Why get outside?

Much has been written about why getting outdoors is so important for children, including how it helps them synthesize vitamin D from the sun, which is important for building a healthy immune system. A study published in the International Journal of Environmental Research and Public Health states that children ages 3 to 12 who spend more time outside are less sedentary, meaning they are more likely to hit the CDC's 60 minutes of moderate-to-vigorous intensity physical activity each day for optimal health.

Michelle Kondo, a scientist with the U. S. Forest Service, tells Yahoo Life that the mental health benefits of outdoor play may be the most impressive.

“Being outside can help improve our mood, it can reduce our stress, anxiety and symptoms of depression,” she says. “Time spent outside can reduce loneliness. Being outside can also improve how our brain functions. It helps us focus and pay attention.”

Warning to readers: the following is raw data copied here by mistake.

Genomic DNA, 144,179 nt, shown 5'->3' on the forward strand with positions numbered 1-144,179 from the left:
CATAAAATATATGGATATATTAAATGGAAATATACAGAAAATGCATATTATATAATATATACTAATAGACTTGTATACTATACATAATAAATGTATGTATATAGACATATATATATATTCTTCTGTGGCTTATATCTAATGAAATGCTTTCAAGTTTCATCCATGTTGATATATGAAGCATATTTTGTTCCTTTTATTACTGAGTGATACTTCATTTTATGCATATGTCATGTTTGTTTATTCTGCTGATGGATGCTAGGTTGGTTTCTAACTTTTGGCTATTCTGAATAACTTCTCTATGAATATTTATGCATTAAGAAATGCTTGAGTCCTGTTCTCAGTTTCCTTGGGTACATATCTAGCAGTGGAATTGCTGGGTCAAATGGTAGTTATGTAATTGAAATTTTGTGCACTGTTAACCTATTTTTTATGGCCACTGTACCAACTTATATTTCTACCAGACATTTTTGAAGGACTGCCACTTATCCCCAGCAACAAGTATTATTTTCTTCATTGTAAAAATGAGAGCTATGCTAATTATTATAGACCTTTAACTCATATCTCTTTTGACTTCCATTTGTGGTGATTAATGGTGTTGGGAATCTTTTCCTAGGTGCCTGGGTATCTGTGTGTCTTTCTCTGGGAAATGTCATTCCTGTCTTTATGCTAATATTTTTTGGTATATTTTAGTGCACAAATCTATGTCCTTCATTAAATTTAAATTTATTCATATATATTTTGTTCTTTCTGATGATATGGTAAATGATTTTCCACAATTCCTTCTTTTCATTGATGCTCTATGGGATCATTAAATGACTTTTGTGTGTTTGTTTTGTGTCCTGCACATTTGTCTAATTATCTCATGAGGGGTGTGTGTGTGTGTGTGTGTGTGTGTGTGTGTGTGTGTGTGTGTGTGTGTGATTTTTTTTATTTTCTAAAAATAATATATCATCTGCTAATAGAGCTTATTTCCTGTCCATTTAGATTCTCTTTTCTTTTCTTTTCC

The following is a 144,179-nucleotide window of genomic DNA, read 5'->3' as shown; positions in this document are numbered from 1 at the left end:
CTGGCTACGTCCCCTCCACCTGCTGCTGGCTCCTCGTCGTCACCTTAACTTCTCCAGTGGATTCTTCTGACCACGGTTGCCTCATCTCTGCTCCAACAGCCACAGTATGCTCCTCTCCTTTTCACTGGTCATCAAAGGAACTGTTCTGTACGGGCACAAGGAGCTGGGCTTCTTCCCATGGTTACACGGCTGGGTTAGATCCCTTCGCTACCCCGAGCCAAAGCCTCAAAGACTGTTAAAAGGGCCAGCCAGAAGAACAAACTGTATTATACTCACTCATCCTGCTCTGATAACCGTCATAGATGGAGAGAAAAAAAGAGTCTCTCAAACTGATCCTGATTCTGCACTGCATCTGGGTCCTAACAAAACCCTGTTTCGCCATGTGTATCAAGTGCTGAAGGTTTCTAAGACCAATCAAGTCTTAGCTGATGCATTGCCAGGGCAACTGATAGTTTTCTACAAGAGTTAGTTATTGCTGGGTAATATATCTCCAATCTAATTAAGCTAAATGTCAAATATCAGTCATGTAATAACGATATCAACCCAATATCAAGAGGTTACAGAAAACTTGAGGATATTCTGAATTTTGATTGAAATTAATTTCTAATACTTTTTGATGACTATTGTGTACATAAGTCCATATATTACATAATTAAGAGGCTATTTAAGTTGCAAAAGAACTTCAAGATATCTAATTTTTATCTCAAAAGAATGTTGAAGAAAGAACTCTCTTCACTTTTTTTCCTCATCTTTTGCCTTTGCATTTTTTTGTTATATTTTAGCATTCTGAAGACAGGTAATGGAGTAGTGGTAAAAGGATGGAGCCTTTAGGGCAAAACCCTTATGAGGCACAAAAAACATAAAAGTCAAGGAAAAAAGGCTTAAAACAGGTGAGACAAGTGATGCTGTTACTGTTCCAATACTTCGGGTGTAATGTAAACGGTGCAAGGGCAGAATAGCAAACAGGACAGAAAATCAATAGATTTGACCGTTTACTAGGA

A study published in Science Advances in 2019 found that there is a link between nature experiences and psychological well-being, as well as a reduction in risk factors for certain kinds of mental health issues, such as ADHD and anxiety disorders, something the American Psychological Association (APA) echoed in a 2020 synthesis of nature's mood and cognitive benefits.

There’s also evidence that unstructured social play can be enormously beneficial for children. Many parents may think that giving their kids ample organized activities is ideal — but allowing them to have free time not dominated by organized activities, requiring them to come up with their own fun, can help them develop creativity, per research from the APA.

What parents are saying

Followers of the challenge, who can track their progress thanks to a chart available on Yurich’s website, don’t need any concrete evidence to know that getting outside is a great idea: The proof is in how their families feel after getting lots of fresh air, sun and nature time.